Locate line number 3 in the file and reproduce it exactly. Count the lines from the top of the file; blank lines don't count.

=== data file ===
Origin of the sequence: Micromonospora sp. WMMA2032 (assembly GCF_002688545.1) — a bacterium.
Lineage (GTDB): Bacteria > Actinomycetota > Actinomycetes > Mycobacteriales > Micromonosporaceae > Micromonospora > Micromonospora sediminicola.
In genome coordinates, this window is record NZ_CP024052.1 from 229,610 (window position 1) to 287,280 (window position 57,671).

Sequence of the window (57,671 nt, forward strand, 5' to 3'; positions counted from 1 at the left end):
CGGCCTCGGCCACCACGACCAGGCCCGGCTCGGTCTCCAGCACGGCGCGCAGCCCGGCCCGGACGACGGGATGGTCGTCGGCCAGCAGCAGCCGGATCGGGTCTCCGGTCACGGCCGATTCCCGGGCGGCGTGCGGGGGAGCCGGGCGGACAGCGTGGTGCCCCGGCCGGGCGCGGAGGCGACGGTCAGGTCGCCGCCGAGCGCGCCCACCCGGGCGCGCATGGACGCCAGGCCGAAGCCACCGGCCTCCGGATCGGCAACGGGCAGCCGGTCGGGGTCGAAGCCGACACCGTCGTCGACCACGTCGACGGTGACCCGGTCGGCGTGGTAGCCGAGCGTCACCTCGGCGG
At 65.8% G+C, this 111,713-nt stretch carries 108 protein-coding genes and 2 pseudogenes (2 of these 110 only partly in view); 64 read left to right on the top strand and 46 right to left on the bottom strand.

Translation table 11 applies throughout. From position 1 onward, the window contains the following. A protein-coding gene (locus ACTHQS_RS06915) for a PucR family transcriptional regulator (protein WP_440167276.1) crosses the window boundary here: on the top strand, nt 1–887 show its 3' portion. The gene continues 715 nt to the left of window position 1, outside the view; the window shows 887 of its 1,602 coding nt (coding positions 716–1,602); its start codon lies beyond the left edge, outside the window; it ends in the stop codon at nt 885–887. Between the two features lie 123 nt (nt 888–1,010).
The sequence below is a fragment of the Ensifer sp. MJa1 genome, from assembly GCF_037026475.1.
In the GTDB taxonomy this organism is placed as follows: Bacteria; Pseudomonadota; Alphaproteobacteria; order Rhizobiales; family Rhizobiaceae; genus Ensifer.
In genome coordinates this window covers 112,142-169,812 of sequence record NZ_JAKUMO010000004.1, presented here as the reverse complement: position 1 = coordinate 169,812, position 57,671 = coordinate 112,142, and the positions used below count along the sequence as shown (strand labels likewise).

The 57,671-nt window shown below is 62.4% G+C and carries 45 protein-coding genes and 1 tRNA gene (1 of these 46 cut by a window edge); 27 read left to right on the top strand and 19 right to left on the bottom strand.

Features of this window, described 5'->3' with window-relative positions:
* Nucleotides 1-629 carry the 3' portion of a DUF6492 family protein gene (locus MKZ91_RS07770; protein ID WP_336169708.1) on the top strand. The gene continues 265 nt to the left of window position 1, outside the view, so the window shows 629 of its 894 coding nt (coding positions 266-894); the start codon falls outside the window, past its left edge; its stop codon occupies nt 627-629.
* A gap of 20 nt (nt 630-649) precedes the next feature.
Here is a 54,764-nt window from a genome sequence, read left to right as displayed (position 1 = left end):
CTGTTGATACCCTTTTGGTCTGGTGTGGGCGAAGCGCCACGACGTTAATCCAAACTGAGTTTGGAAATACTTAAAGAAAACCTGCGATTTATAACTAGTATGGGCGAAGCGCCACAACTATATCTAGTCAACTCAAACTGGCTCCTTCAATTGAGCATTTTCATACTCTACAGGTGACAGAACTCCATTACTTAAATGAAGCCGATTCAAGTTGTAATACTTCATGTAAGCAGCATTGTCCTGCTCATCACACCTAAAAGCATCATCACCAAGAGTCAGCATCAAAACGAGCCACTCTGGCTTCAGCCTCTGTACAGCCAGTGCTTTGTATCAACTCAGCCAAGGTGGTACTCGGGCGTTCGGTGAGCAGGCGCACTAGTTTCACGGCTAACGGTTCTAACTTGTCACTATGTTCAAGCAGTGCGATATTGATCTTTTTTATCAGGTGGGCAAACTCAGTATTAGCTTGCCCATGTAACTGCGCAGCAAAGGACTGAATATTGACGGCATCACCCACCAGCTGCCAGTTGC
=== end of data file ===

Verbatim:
In genome coordinates, this window is record NZ_CP024052.1 from 229,610 (window position 1) to 287,280 (window position 57,671).